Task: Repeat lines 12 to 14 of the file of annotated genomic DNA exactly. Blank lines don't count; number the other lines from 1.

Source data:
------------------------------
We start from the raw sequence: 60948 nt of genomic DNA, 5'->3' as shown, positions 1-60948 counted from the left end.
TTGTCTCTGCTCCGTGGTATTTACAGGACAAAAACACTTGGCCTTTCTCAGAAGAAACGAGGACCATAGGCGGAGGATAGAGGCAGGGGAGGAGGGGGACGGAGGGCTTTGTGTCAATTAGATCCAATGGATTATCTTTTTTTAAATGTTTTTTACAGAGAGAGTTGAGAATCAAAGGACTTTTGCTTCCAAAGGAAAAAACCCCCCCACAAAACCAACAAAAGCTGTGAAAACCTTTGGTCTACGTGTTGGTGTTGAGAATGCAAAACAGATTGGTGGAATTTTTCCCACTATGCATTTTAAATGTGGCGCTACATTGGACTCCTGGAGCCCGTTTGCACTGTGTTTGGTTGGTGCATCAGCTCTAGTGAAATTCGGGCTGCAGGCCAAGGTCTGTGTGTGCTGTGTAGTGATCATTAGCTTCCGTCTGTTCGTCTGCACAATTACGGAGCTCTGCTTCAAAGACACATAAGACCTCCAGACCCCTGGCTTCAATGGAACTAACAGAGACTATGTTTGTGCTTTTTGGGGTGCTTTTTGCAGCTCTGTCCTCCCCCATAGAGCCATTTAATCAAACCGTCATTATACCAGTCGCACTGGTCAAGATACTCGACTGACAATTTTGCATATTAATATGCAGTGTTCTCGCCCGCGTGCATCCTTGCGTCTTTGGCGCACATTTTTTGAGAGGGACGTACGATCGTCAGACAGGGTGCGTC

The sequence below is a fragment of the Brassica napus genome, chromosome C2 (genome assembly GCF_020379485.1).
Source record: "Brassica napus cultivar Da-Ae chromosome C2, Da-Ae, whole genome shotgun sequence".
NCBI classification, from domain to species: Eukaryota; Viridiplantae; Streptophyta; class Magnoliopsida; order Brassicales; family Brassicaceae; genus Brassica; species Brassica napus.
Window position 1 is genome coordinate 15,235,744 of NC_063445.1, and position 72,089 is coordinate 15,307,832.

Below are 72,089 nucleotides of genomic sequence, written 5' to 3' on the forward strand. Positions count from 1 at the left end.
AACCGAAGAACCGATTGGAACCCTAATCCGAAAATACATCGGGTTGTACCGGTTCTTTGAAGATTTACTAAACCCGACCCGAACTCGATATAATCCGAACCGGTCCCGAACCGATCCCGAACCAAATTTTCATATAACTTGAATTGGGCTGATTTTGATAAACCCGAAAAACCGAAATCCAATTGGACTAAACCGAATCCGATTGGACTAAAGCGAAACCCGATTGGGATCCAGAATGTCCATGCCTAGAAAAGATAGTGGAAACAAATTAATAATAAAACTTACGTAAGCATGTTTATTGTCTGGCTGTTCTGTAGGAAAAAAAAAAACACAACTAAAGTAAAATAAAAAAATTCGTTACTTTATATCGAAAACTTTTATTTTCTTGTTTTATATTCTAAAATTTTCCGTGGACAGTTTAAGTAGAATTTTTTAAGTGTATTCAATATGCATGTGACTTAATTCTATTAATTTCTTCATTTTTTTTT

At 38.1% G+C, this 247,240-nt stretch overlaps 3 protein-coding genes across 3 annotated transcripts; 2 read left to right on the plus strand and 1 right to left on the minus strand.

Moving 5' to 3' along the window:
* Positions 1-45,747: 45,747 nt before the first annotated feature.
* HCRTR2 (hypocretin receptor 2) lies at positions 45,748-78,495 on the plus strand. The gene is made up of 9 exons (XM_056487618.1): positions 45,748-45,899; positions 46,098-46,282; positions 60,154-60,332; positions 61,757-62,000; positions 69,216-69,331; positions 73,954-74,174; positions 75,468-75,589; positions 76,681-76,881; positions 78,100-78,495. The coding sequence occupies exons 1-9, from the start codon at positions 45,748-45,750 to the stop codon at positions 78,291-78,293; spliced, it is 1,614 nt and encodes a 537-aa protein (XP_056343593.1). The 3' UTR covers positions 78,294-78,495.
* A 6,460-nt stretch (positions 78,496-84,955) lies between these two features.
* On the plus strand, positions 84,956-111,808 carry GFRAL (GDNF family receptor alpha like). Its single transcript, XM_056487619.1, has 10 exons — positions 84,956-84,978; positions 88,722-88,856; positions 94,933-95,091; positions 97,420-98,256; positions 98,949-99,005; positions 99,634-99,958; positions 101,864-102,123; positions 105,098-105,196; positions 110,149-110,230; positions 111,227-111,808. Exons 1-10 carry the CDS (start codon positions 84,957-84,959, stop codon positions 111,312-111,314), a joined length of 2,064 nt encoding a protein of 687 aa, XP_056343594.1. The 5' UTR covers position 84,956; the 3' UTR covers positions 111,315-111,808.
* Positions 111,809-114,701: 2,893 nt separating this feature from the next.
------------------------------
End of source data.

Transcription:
* HCRTR2 (hypocretin receptor 2) lies at positions 45,748-78,495 on the plus strand. The gene is made up of 9 exons (XM_056487618.1): positions 45,748-45,899; positions 46,098-46,282; positions 60,154-60,332; positions 61,757-62,000; positions 69,216-69,331; positions 73,954-74,174; positions 75,468-75,589; positions 76,681-76,881; positions 78,100-78,495. The coding sequence occupies exons 1-9, from the start codon at positions 45,748-45,750 to the stop codon at positions 78,291-78,293; spliced, it is 1,614 nt and encodes a 537-aa protein (XP_056343593.1). The 3' UTR covers positions 78,294-78,495.
* A 6,460-nt stretch (positions 78,496-84,955) lies between these two features.
* On the plus strand, positions 84,956-111,808 carry GFRAL (GDNF family receptor alpha like). Its single transcript, XM_056487619.1, has 10 exons — positions 84,956-84,978; positions 88,722-88,856; positions 94,933-95,091; positions 97,420-98,256; positions 98,949-99,005; positions 99,634-99,958; positions 101,864-102,123; positions 105,098-105,196; positions 110,149-110,230; positions 111,227-111,808. Exons 1-10 carry the CDS (start codon positions 84,957-84,959, stop codon positions 111,312-111,314), a joined length of 2,064 nt encoding a protein of 687 aa, XP_056343594.1. The 5' UTR covers position 84,956; the 3' UTR covers positions 111,315-111,808.